Bienvenido a los Estados Unidos ya hablan Inglés…

Bienvenido a los Estados Unidos ya hablan Inglés… February 21, 2012

… Learning a foreign language is hard. Really hard. It’s especially hard when I keep getting the bits of Italian I learned mixed in with the Spanish I am currently studying. I am honestly in awe of the multilingual. The biggest obstacle to learning a new language is actually trying to speak it without sounding like complete and total idiot. It really does take a certain level of confidence to speak to a native Spanish speaker in their tongue. You hope they are kind and patient.

I admit that I used to inwardly cringe whenever I had to speak to a person who was not a fluent English speaker. I knew I was in for a slow conversation with lots of repetition. I loathe having to repeat myself. There’s nothing worse than being incredibly busy and having to stop what your doing and spend twenty minutes trying to make myself clear to someone when it would otherwise take a two minute conversation.

Learning Spanish has not only made these interactions run a bit more smoothly and thankfully quicker, it has also made me infinitely more compassionate. I understand that the Spanish speaker in front of me is just as uncomfortable fumbling for words in my language as I was when I visited Rome and butchered the beautiful Italian language. There is a reason why expats seeks each other out when they move to foreign countries. It’s the comfort of the familiar language and customs. It’s not an indicator that these expats want nothing to do with the society they moved to. They aren’t intentionally trying to not assimilate, just remain in their comfort zone.

In the US the Spanish language is no longer about the human desire to communicate and the preference to do so in the way that is the most comfortable and familiar to the speaker. It has become a political tool for the immigration platform. Individuals who support tough immigration laws are usually the ones that don’t appreciate having to “Press 1 for English” and feel that if you move to the US you are obligated to speak our language – Welcome to America, now speak English.

I support tough immigration laws but I know first hand that being required to speak a foreign tongue isn’t something learned overnight. It takes years to learn. So what do immigrants, legal or illegal, do in the meantime if we are to not tolerate a single utterance of the Spanish language? Preventing someone from actively being involved in their new culture due to language constraints is the exact opposite of assimilation.

It’s completely unrealistic to expect a person to jump into another country and immediately speak and behave in a culture foreign to them. There has to be a transition phase which is going to take time. This is why immigrants seek out the local Spanish market and retailers. It’s not that they don’t want to be a part of the US and are making a political statement; they just want to by groceries and run errands with a minimal amount of effort. As a parent I can not find fault in that.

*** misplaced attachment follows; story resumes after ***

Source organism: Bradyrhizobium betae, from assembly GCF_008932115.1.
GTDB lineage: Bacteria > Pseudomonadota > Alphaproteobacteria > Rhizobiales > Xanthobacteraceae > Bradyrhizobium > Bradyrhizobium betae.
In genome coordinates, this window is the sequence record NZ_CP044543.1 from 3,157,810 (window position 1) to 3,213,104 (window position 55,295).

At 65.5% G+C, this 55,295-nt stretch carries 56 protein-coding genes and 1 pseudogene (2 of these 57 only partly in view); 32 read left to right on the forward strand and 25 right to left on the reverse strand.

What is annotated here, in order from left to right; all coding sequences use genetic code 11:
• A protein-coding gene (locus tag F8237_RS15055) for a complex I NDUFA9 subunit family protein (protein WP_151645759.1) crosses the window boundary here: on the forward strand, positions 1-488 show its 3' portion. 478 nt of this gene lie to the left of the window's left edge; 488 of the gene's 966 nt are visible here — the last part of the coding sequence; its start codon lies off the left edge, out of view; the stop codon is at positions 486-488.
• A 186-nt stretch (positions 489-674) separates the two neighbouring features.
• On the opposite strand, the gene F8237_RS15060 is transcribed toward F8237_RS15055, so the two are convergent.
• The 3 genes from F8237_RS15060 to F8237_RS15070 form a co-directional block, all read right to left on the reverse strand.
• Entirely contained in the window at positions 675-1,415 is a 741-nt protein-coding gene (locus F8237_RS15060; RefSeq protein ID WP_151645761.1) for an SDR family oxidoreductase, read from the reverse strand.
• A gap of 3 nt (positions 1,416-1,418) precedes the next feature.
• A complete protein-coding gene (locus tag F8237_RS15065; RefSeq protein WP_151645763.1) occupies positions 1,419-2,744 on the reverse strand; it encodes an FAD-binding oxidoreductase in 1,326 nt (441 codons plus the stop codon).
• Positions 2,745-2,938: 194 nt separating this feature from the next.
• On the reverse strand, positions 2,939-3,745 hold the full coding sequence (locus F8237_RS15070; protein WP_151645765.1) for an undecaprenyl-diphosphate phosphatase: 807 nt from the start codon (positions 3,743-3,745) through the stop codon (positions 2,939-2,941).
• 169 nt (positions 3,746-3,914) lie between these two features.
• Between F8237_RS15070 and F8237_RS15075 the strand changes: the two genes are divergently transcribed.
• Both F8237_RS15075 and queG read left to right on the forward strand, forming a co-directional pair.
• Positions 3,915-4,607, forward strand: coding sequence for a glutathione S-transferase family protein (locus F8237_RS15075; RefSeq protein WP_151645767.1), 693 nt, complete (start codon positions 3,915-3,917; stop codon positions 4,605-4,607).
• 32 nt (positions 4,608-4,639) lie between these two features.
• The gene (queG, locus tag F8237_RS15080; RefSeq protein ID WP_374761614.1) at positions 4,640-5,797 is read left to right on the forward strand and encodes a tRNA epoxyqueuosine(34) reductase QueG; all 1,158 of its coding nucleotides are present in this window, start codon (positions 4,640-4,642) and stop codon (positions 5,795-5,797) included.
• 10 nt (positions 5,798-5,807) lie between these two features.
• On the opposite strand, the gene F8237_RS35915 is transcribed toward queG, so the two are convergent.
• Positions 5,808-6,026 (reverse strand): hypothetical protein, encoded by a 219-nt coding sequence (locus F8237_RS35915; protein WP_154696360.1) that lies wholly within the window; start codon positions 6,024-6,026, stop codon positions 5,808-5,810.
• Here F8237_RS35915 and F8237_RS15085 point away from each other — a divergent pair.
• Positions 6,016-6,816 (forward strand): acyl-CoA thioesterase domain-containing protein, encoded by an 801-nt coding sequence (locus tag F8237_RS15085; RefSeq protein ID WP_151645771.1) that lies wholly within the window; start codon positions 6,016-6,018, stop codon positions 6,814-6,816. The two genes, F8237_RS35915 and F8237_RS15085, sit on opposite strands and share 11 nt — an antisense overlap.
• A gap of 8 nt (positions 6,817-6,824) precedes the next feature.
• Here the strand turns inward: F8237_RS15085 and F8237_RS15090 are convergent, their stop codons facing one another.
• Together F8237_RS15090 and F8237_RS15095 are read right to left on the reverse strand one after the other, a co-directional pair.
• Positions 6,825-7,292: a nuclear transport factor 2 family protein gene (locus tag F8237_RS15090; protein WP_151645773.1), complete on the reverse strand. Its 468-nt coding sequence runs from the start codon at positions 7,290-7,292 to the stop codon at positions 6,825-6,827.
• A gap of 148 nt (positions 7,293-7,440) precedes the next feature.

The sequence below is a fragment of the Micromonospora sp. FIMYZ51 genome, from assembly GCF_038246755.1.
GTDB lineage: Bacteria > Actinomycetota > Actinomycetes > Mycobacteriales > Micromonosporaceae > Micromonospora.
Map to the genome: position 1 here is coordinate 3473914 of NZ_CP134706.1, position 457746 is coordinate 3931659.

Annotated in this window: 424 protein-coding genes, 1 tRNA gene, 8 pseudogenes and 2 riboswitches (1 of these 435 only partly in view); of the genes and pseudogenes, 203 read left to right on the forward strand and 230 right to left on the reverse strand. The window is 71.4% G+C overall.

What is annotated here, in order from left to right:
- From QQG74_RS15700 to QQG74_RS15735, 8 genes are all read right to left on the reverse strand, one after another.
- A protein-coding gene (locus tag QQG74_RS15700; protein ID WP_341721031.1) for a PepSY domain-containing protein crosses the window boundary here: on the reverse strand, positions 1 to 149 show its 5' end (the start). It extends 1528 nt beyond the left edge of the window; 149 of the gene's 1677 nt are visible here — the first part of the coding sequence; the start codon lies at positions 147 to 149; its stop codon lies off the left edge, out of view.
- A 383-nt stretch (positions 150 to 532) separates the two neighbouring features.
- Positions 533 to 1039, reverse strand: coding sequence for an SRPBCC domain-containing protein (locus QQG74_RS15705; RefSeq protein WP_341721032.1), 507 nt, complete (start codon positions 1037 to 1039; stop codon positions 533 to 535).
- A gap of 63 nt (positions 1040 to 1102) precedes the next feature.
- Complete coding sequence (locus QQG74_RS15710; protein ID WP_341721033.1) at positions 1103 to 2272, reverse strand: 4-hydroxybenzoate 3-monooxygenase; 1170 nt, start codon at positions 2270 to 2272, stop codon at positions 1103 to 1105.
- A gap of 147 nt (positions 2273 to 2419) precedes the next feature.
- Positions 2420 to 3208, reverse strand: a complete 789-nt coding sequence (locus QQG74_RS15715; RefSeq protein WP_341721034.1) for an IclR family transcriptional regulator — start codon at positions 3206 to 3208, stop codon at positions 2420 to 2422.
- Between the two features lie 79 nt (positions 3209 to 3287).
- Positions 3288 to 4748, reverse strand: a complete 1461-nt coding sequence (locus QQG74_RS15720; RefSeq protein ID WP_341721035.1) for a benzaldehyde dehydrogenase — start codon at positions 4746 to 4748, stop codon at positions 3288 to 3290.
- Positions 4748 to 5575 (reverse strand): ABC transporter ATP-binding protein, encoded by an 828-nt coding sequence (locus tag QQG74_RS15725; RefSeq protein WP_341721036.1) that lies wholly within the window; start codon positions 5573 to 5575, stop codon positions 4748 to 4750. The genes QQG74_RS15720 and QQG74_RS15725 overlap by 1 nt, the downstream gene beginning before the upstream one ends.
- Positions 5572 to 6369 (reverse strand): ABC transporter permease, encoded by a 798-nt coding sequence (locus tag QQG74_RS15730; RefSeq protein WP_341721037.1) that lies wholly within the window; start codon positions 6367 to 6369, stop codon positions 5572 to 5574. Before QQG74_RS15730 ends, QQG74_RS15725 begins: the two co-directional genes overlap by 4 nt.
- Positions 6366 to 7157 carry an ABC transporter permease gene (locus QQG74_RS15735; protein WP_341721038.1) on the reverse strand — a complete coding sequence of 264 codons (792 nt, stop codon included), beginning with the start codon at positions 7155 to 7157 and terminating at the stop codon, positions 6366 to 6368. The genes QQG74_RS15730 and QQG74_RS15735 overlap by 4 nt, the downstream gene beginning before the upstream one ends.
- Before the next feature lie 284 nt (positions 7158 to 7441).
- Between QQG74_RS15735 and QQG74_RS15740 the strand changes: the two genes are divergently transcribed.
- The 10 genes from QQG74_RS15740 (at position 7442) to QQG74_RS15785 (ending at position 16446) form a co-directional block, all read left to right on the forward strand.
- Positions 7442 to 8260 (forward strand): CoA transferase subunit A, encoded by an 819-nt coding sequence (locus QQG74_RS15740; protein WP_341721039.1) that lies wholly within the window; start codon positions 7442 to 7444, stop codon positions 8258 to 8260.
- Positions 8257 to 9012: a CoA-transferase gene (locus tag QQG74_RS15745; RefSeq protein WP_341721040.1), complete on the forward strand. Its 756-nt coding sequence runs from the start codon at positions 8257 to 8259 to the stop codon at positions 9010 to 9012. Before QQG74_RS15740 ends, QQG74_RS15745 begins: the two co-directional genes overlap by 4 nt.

The Spanish language is also not a threat to national security. It will follow the same generational course as any other language spoken in the US. The parents will speak minimal English but their children will be effortlessly bilingual and the grandchildren will speak nothing in their ancestral tongue. I could offer up my own Hispanic family as a prime example.

I think the majority of this Spanish speaking phobia is based on ignorance and underexposure to foreign places and people. But thankfully God made us evolving creatures capable of transition and intellectual growth. As we gain knowledge our understanding develops which enables us to be kinder and empathetic to our fellow man. Language enables us to gain this needed knowledge so why would you want to limit yourself to just one?

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  • Verselle

    (Message for World Day of Migration 2001, 3; cf. John XXIII, Encyclical Mater et
    Magistra, 30; Paul VI, Encyclical Octogesima adveniens, 17). At the same time, States have the right to regulate migration
    flows and to defend their own frontiers, always guaranteeing the respect due to
    the dignity of each and every human person. Immigrants, moreover, have the duty
    to integrate into the host Country, respecting its laws and its national
    identity. “The challenge is to combine the welcome due to every human being,
    especially when in need, with a koning of what is necessary for both the
    local inhabitants and the new arrivals to live a dignified and peaceful life”
    (World Day of Peace 2001, 13).

    Would you have me learn every Asian language in my community in addition to Spanish?

    • Laura

      I don’t think she’s advocating HAVING anyone learn anything. She’s just explaining how learning a new language is hard and how people should maybe be a little more understanding of these difficulties instead of assuming that people who don’t follow the “this is America and we speak english here!” saying is because they are lazy or stubborn.

  • Seraphic

    Kat, zgadzam się serdecznie!